The United States government yesterday said that the Federal Government of Nigeria has failed in its fight against terrorism, adding that the failure was a result of the inability of the Goodluck Jonathan-led administration to adequately equip and train security forces to contain violent extremist groups in the north who attacked religious freedom.
Making this known in the US International Religious Report for 2013, which was released in Washington, DC, yesterday, secretary of state John Kerry said that the federal government did not act swiftly or effectively to prevent or quell communal or religious-based violence and only occasionally investigated and prosecuted perpetrators of that violence.
“The government also failed to protect victims of violent attacks targeted because of their religious beliefs or for other reasons,” the report a copy of which was sent to our correspondent in New York said.
Citing instances, the report said legal proceedings against five police officers charged in 2011 with the extrajudicial killing of Boko Haram leader Mohammed Yusuf did not resume during the year, adding that the court was not in session on continuation dates set in February, March, May, and June after the presiding judge transferred to a different jurisdiction in 2012.
It stated further that there were no indictments or prosecutions following three fatal attacks on high-profile Muslim leaders in late 2012.
It pressed further that local and state authorities did not deliver adequate protection or post-attack relief to rural communities in the northeast, where Boko Haram killed villagers and burned churches throughout the year.
The report also berated reported discrimination and a systematic lack of protection by state governments, especially in central Nigeria, where communal violence rooted in decades-long competition for land pitted majority-Christian farmers against majority-Muslim cattle herders.
It added that federal, state, and local authorities did not effectively address underlying political, ethnic, and religious grievances leading to this violence.
“Recommendations from numerous government-sponsored panels for resolving ongoing ethno-religious disputes in the Middle Belt included establishing truth and reconciliation committees, redistricting cities, engaging in community sensitization, and ending the dichotomy between indigenes and settlers. Nationwide practice distinguished between indigenes, whose ethnic group was native to a location, and settlers, who had ethnic roots in another part of the country.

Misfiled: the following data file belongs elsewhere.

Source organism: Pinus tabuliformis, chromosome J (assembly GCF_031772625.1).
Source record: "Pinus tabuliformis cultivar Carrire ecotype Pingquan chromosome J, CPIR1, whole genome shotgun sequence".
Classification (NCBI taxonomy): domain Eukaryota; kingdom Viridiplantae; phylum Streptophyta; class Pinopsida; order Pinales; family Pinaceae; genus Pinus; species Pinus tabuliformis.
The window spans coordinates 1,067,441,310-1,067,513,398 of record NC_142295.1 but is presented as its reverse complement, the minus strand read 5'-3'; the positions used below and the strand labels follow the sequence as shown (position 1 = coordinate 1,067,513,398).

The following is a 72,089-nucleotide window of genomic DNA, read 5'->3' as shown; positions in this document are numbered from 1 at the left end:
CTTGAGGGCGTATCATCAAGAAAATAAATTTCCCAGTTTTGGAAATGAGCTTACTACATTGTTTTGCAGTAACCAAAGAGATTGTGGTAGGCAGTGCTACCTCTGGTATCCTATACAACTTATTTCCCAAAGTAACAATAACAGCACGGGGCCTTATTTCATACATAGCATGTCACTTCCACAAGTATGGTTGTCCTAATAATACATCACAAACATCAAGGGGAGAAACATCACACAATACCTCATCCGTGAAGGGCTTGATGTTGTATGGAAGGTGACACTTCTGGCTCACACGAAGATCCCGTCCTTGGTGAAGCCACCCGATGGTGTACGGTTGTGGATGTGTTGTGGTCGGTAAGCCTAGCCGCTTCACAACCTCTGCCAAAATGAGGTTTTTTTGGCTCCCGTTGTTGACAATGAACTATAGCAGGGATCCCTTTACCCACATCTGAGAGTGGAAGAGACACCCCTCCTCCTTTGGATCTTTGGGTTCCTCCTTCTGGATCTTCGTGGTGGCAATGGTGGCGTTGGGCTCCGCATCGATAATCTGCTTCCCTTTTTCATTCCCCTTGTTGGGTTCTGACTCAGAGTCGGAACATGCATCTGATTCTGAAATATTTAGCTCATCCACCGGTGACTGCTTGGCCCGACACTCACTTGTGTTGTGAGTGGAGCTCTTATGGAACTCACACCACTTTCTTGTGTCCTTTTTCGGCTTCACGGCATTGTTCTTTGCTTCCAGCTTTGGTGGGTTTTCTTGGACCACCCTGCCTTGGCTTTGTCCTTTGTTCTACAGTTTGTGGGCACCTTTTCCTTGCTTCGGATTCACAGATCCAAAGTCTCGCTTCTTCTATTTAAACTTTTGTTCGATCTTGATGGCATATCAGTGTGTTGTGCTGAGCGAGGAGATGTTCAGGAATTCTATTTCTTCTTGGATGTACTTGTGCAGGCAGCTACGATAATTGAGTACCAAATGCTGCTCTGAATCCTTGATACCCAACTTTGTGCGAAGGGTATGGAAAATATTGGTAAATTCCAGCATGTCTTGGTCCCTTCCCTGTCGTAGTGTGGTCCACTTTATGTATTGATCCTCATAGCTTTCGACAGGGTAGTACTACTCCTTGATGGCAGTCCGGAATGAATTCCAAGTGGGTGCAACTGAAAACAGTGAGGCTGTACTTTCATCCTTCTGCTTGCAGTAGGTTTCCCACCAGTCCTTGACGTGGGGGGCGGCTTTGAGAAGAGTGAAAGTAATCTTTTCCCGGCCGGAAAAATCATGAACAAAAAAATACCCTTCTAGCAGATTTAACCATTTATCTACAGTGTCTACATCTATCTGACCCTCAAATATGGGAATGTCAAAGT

“Indigenes and settlers often belonged to different religious groups. Local authorities granted indigenes certain privileges, including preferential access to political positions, government employment, and lower school fees, based on a certificate attesting to indigene status. The federal government did not implement any recommendations despite ongoing calls by political and religious leaders to do so” the report read.
Furthermore, the US report noted that the Jama’atu Ahlis Sunna Lidda’awati Wal-Jihad, or “people committed to the propagation of the prophet’s teachings and jihad” continued to commit violent acts in its quest to overthrow the government and impose its own religious and political beliefs throughout the country, especially in the north.
“Boko Haram killed more than 1,000 persons during the year. The group targeted a wide array of civilians and sites, including Christian and Muslim religious leaders, churches, and mosques, using assault rifles, bombs, improvised explosive devices, suicide car bombs, and suicide vests.
“An attack on the Emir of Kano in January was widely believed to be an attempt by Boko Haram to silence the anti-extremist Muslim leader, although the group did not officially claim responsibility. On September 28, Boko Haram killed at least 50 mostly Muslim students at a technical college in rural Yobe State. After this and other incidents, security forces faced public criticism for arriving at the scene hours after the assailants had fled.
“Government attempts to stop Boko Haram were largely ineffective. Actions taken by security forces under the state of emergency, declared in May in the three northeastern states of Borno, Yobe, and Adamawa, often increased the death toll, as bystanders were caught in crossfire during urban gunfights, security forces committed extrajudicial killings of suspected terrorists, and detainees died in custody,” the report noted.